The Contributions of Isaac Newton

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"Nature and Nature's laws lay hid in sight;

God said, ' let Newton be', and all was light."-- Alexander Pope

“Our society depends upon science, and yet to many of us what scientists do is a mystery” (Hall, 1992, p. XI). Sir Isaac Newton, English mathematician and physicist, was considered one of the greatest scientists in history. Without Newton’s contributions, the world would not be the same: modern technology such as computers and televisions would not exist; space and many others things would not have been explored. During his early life, Sir Isaac Newton was able to develop calculus as well as theories of natural forces and optics, based initially upon the knowledge left by his predecessors.

Born at Woolsthorpe, near Grantham in Lincolnshire, where he attended school, he entered Cambridge University in 1661; he was elected a Fellow of Trinity College in 1667, and Lucasian Professor of Mathematics in 1669. He remained at the university as a lecturer until 1696. Of these Cambridge years, in which Newton was at the height of his creative power, he singled out 1665-1666(spent largely in Lincolnshire because of plague in Cambridge) as “the prime of my age for invention”(Newton, 1687 ).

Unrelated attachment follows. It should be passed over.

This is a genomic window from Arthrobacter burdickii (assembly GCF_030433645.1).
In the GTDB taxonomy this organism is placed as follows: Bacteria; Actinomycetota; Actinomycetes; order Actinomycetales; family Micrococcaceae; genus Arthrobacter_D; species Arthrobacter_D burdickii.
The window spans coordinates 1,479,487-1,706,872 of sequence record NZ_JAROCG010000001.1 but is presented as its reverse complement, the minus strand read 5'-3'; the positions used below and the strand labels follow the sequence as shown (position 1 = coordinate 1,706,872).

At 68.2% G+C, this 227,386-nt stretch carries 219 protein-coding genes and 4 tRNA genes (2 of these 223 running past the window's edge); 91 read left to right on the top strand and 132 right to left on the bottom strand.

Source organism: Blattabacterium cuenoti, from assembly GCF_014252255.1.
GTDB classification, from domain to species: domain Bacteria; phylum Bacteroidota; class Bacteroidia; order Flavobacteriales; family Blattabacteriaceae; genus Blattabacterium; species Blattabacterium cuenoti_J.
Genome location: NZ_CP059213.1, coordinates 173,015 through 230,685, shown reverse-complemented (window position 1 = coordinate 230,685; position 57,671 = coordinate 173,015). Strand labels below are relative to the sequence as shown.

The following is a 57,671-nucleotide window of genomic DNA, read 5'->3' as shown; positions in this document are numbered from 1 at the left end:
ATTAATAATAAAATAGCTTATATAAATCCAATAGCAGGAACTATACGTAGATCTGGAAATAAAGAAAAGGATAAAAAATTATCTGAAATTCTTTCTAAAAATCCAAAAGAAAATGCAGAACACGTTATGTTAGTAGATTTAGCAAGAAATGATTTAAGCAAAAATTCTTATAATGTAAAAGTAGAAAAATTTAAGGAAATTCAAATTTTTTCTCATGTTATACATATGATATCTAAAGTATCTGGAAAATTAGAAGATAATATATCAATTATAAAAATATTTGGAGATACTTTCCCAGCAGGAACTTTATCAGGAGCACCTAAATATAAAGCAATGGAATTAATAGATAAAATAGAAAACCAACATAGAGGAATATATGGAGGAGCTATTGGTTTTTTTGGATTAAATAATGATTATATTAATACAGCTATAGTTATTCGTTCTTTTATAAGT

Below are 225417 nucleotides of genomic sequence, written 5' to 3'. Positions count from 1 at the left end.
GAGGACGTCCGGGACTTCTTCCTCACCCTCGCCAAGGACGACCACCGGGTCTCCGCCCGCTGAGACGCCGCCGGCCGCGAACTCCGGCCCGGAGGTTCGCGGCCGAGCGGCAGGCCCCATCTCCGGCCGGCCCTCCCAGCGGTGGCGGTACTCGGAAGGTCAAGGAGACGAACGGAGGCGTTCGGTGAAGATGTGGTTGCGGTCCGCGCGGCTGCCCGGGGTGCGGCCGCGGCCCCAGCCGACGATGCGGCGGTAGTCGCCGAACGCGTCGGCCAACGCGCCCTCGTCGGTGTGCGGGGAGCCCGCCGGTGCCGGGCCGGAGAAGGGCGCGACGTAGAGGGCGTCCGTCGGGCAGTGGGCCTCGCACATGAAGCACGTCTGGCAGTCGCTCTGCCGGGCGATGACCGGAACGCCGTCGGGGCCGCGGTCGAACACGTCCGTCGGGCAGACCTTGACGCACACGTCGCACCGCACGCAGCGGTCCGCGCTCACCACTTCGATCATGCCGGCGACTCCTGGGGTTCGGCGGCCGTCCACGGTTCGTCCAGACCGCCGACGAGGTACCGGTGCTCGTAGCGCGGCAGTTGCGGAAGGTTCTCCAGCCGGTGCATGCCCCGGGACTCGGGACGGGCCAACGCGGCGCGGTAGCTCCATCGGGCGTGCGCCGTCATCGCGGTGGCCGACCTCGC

Newton’s first major contribution to our world was his original work in mathematical fluxions. He worked in mathematics his entire career; his work in fluxions was the basis for later development. He had this to say: “I invented the method of series and fluxions in the year 1665, improved them in the year 1666, and I still have in my custody several mathematical papers written in the year 1664, 1665, 1666, some of which happen to be dated” (as cited in North, 1967, p. 11). The method of fluxions was used in mathematical problems dealing with quantities that changed (or “flowed” as Newton often said) continuously. Newton developed his methods in connection with some problems in geometry – such as the problem of determining tangents to curved lines and the problem of finding the area bounded by a curve.

The subject grew into what is now known as differential and integral calculus (Westfall, 1993).Based on his earlier work in fluxions, was development of calculus. “One of the greatest contributions to modern mathematics, science, and engineering was the invention of calculus near the end of the 17th century,” says The New Book of Popular Science (Grolier, 2000). Without the invention of calculus, many technological accomplishments, such as landing on the moon, would have very been difficult.

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